Lupini Bean May Knock Off Soy as Leading Plant-based Protein Source

The Mediterranean bean contains more protein and fiber than its leading plant-based counterparts, soy and chickpeas, yet shares only a tiny portion of the carbohydrate count.
Feb. 6, 2020 11:20 UTC
Alexandr Mikoulianitch

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The plant-based pro­tein mar­ket is begin­ning to see a big shift in its top source for pro­tein.

The lupini bean, a legume grown mainly in the Mediterranean basin, is surg­ing in the mar­ket as a new and more effec­tive source of pro­tein and nutri­ents essen­tial in any plant-based diet.

The bean con­tains a higher con­tent of pro­tein than soy, the cur­rent go-to for many vegan prod­ucts found on the mar­ket today.

It’s only a mat­ter of time until lupini beans go main­stream. Lupini is already pretty com­mon in Europe and because it checks off so many things con­sumers are look­ing for, it’s bound to go viral.- Isabelle Steichen, Lupii

Yet still, the yel­low bean has not been com­monly accepted in North American mar­kets, mainly due to its cul­ti­va­tion occur­ring pri­mar­ily out­side of the United States. This is all begin­ning to change, how­ever.

Before we started, nobody out­side the Italian-American com­mu­nity really knew what lupini beans were,” said Aaron Gatti, founder and CEO of Brami, the first brand in the U.S. to begin mar­ket­ing lupini beans and releas­ing their own line of dry snacks made with the beans.

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Gatti said he got the idea for a lupini bean-based snack on a trip to Italy with his wife, an idea that is begin­ning to fill the shelves of many stores. The Mediterranean bean con­tains much more pro­tein and fiber than its lead­ing coun­ter­parts, soy and chick­peas, yet shares only a tiny por­tion of the car­bo­hy­drate count.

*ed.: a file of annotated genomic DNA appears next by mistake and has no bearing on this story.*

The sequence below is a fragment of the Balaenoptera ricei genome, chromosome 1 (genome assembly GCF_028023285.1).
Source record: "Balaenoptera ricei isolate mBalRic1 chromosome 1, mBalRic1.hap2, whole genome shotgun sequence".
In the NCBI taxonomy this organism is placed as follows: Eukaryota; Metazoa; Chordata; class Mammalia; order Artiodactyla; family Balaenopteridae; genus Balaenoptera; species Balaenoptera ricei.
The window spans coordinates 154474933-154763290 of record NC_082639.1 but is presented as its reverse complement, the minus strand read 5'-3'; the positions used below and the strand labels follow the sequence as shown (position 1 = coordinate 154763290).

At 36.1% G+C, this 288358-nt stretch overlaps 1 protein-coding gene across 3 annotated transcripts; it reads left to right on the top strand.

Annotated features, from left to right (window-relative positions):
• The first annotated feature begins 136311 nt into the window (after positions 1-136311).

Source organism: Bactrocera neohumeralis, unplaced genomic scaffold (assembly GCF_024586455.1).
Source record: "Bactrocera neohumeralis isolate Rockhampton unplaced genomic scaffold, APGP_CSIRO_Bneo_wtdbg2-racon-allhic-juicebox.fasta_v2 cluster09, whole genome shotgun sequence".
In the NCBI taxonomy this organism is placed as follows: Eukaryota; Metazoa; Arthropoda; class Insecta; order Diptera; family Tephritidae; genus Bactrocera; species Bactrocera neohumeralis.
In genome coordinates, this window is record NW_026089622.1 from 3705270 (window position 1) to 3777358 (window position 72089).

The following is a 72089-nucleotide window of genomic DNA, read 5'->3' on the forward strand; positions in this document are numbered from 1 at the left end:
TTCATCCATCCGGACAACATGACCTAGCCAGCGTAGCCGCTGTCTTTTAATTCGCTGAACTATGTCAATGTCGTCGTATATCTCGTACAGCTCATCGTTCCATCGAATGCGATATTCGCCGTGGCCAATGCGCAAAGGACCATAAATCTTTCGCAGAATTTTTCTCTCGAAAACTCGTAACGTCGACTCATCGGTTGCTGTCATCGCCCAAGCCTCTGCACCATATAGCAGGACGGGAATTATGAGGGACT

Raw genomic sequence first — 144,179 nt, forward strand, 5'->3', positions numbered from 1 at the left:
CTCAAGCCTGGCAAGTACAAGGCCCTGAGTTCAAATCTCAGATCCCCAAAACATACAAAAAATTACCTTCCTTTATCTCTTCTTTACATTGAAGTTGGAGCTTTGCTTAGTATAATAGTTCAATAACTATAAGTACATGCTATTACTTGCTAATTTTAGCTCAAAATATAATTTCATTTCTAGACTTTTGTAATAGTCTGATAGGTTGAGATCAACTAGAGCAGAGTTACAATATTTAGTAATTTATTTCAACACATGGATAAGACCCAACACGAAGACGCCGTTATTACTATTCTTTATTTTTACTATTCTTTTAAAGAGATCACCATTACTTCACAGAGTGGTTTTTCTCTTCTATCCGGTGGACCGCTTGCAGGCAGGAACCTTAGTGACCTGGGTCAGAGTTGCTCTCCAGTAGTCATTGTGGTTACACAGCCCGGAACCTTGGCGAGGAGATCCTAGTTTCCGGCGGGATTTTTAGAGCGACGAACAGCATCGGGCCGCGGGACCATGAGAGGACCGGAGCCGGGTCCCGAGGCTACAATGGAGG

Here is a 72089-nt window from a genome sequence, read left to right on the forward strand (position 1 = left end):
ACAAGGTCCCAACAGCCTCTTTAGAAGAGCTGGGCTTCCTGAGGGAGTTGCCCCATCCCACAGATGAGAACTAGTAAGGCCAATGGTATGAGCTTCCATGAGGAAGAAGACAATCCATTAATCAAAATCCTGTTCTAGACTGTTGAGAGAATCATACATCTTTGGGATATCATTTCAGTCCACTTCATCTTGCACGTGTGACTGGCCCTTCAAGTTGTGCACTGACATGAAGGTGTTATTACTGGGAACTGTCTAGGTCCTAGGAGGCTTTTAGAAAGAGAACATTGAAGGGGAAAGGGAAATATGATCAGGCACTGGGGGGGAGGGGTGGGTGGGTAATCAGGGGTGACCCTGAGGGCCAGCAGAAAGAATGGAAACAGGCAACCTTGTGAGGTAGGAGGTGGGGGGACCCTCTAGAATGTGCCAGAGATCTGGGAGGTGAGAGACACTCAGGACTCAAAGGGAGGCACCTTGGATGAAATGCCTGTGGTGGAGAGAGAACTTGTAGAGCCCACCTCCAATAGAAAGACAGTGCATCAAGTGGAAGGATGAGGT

Being the first always has its chal­lenges around edu­cat­ing con­sumers and buy­ers, but we were helped by the incred­i­bly unique nutri­tional pro­file of the prod­uct,” Gatti said. They have 50 per­cent more pro­tein and 60 per­cent fewer carbs [and] it checks so many con­sumer boxes: vegan, plant pro­tein, keto, paleo, gluten-free, soy-free, you name it.”

Consumption of the lupini bean dates to Roman times, when the bean was eaten as an energy booster. Its leg­endary sta­tus as a portable pro­tein for Roman sol­diers trailed off as time went by and in Italy, it is mainly seen as a pick­led food or as a cold appe­tizer, not too dif­fer­ent from the edamame bean eaten in Japan, Gatti said.

Brami is not the only brand that took notice of the poten­tial suc­cess of an ingre­di­ent such as the lupini bean in today’s nutri­tion-con­scious cul­ture.

Lupii, another new­comer brand ded­i­cated to mak­ing lupini-based snacks which launched this month, has carved itself out a piece of the vegan pro­tein-bar mar­ket.

Isabelle Steichen, co-founder and CEO of Lupii also places a lot of her faith in the bean’s suc­cess with con­sumers due to its high nutri­tional con­tent.

Consumers today are look­ing for more plant-based options that are less processed and deli­cious, while still deliv­er­ing on nutri­tion,” said Steichen.

Both brands are in con­sen­sus that the shift­ing mar­ket will find itself more full of the lupini bean, even though it is a rel­a­tive new­comer and not yet close to becom­ing a sta­ple ingre­di­ent in many diets.

It’s only a mat­ter of time until lupini beans go main­stream,” Steichen said. Lupini is already pretty com­mon in Europe and because it checks off so many things con­sumers are look­ing for, it’s bound to go viral.”

Gatti said he is also see­ing inter­est from peo­ple out­side the strictly vegan lifestyle, peo­ple who are sim­ply look­ing for another option that quickly deliv­ers the nutri­ents and pro­tein in a healthy and easy way. This, cou­pled with their steady momen­tum as a grow­ing brand, gives Gatti con­fi­dence that this is the for­ward trend in the mar­ket.

I think we are cross­ing from the early adopter phase of the prod­uct life-cycle to the early major­ity phase,” Gatti said. That nutri­tional real­ity has cre­ated momen­tum that will only accel­er­ate.”


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